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AutoLine: Episode 268 – Tokyo Show Hit Hard, GM Will Build Converj, Lear Exits Chapter 11

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Runtime 8:27

Attendance at the Tokyo Auto show this year plummeted a whopping 57 percent. General Motors has decided to build the Cadillac Converj concept. Automotive seat and electronics supplier Lear emerges from bankruptcy. All that and more, plus Bob Carter, who runs the Toyota division in the American market, talks about how the company is dealing with all the bad news its run into lately.

Transcript and Story Links after the jump . . .


Here are today’s top headlines. Tokyo auto show attendance plummets. Cadillac will come out with the Converj. Lear emerges from bankruptcy. Up next, we’ll be back with the news behind the headlines.

This is Autoline Daily for Tuesday, November 10, 2009. And now, the news.

Attendance at the Tokyo Auto show this year plummeted a whopping 57 percent (subscription required) compared to the prior show. According to Ward’s, the drop-off was attributed to all the non-Japanese automakers that dropped out of the show and it being four-days shorter than it was two years ago.

According to the Detroit News, GM has decided to build the Cadillac Converj concept. The stylish model wowed the press and public last January when it debuted at the North American International Auto Show. The car is expected to share the same drivetrain as the Chevy Volt. A pricier Cadillac version of the extended-range electric car will help GM offset the cost of developing the advanced technology. No production date has been set, but it’s AT LEAST a couple years away.

Part of the news that came out of Chrysler’s epic press conference last week is that it’s restructured its electric vehicle development program. The company’s ENVI group has been disbanded, and absorbed into normal product development programs. Surprisingly, according to the Detroit News, the number of employees working on EVs has remained the same or gone up. The first full-electric Chrysler should be a small commercial van based on the Fiat Doblo. It’s expected sometime in 2011 or 2012.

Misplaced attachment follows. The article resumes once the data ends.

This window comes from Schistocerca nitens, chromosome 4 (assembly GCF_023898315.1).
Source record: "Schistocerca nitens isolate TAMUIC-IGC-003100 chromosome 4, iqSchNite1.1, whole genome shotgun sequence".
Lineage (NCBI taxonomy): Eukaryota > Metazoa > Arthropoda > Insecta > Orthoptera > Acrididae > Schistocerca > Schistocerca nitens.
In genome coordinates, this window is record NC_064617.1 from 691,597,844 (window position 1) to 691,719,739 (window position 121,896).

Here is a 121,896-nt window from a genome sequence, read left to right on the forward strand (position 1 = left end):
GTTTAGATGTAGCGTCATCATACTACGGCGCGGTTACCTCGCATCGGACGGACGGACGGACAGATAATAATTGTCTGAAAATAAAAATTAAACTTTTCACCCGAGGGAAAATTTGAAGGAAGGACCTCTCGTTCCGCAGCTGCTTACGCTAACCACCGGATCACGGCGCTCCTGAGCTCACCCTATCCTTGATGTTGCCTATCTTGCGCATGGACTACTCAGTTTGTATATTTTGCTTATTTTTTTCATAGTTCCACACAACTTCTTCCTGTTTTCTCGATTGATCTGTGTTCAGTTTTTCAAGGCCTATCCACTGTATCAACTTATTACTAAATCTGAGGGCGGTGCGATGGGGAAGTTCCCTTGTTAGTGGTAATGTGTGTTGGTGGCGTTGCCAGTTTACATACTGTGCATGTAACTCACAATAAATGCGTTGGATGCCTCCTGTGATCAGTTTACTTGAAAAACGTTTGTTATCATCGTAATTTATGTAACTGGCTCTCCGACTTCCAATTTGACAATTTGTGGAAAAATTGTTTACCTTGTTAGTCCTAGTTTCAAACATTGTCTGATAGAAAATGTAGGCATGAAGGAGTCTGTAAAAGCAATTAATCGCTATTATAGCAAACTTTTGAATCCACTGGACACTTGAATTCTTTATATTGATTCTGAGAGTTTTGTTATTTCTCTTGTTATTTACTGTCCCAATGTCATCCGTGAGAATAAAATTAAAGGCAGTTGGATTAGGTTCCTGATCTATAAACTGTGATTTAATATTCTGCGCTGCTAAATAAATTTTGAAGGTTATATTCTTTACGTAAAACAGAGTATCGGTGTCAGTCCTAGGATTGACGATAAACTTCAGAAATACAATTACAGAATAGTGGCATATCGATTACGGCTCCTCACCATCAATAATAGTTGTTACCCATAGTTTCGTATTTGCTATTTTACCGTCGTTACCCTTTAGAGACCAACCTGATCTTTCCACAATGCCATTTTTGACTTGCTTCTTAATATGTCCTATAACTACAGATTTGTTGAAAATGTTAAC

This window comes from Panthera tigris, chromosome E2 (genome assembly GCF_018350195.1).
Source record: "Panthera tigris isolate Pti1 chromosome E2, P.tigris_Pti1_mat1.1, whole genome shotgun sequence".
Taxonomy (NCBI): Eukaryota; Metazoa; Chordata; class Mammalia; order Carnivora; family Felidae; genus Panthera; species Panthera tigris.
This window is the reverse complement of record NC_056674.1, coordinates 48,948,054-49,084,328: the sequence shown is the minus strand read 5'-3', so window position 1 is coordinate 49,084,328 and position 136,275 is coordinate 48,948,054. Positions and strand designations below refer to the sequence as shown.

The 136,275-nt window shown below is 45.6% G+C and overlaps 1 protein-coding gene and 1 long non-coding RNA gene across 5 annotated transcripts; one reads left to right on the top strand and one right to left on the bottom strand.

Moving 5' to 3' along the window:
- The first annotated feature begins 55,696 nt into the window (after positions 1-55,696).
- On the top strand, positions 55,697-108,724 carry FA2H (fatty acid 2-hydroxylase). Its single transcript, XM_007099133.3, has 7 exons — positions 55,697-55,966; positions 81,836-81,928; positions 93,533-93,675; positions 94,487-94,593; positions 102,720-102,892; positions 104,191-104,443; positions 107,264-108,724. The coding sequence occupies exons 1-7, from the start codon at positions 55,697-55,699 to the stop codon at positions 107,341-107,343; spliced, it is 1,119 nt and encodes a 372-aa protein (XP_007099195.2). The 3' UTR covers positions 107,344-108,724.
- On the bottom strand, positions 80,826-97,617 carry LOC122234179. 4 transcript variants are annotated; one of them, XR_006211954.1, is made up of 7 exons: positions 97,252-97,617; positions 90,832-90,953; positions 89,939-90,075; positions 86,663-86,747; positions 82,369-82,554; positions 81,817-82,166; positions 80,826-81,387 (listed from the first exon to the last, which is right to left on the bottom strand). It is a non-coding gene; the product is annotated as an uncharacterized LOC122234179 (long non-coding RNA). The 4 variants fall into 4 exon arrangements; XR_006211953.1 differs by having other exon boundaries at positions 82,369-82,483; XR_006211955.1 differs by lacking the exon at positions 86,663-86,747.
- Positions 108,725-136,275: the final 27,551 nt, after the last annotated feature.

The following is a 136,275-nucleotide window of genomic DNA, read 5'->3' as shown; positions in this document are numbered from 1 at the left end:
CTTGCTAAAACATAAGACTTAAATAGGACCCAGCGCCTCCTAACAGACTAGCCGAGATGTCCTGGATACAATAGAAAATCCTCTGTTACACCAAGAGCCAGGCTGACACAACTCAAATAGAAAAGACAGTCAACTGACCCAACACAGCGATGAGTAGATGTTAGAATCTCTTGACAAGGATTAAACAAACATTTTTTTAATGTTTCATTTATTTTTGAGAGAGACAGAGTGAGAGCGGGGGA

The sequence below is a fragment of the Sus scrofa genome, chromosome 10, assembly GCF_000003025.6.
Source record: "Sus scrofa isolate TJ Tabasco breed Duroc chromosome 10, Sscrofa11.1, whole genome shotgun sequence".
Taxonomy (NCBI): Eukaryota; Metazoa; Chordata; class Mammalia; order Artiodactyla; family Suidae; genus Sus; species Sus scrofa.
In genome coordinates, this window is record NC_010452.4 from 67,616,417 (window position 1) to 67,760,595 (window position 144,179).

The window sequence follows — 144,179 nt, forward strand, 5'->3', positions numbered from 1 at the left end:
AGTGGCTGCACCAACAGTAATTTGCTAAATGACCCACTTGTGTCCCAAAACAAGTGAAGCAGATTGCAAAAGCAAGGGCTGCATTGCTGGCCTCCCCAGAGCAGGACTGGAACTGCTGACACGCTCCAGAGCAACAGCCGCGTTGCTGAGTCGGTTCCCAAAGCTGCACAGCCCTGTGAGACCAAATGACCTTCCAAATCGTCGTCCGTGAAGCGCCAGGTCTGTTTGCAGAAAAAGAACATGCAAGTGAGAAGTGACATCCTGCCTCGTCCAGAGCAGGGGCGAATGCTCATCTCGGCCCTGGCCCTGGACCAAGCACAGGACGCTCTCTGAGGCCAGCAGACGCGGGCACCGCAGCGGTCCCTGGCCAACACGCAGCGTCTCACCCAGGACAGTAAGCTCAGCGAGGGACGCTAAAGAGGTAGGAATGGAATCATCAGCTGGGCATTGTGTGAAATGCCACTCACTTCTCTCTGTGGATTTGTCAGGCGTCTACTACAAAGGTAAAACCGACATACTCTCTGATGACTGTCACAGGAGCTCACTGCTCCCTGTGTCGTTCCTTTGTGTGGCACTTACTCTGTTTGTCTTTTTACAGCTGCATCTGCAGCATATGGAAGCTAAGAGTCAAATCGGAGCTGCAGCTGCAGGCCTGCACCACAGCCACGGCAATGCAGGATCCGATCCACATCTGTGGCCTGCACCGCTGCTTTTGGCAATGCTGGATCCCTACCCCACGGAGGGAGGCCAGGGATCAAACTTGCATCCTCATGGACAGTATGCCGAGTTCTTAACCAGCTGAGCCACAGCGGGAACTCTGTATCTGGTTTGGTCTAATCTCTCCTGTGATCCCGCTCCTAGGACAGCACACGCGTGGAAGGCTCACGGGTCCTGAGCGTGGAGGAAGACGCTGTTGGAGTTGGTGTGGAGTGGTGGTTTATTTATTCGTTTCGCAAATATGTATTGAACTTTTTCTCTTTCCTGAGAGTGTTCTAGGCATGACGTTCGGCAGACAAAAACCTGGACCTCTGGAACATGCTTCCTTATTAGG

Renault is bringing back the Gordini. Well, actually they’re just going to put Gordini labels on the Renault Twingo and Cleo. The original Gordinis were produced by an engineer at Renault named Amedee Gordini, and in the early 1960s they were fairly common on the rally circuit. Too bad it’s just a label, and not a modern day revival of the car.

With car sales surging last month by 72 percent, China has decided to raise gasoline prices, Bloomberg reports. The new price will be about $3.31 cents a gallon, or about 88 cents a liter, quite a bit higher than in the United States, but much lower than Europe. Gas prices have risen about 27 percent in China this year and the country now uses over 8-million barrels a day, almost 10 percent of the world total.

Yesterday automotive seat and electronics supplier Lear emerged from bankruptcy. According to the Detroit News, the company filed in July and shed nearly $3 billion in debt. The company says it’s in a good position moving forward thanks to the restructuring and adding new business outside North America.

According to the website Science Daily, Dutch researchers are working on ways to improve the fuel economy of heavy trucks. They’ve developed a relatively simple boat-tail attachment that fits on the back-end of semi trailers. Researchers tested the idea under real-world conditions and found that this small addition boosts fuel economy by nearly 8 percent! They say the optimum length of the boat tail is about two meters. The flat panels fold out of the way for easy access to the trailer.

Coming up next, Bob Carter, who runs the Toyota division in the American market, talks about how the company is dealing with all the bad news its run into lately.

Bob Carter is a group vice president and runs the Toyota division in The U.S. market. I recently got a chance to talk with him and asked him what the feeling was at Toyota with all the bad news that’s hit the company lately.

I’m skeptical that Toyota is the only car company that has problems with floor mats that might jam the gas pedal and asked him why Toyota is being singled out on this issue.

I also wanted to know what it was like having Akio Toyoda in charge at Toyota and what kind of changes he is bringing to the company.

Again, that was Bob Carter, group vice president and General Manager of the Toyota division.

Before we go I want to tell you a little bit more about our guest for Autoline After Hours.

And that’s it for today’s top news in the global automotive industry. Thanks for watching, we’ll see you tomorrow.

Thanks to our Partners for embedding Autoline Daily on their websites: Autoblog, The Auto Channel, vLane, WardsAuto.com and WWJ Newsradio 950

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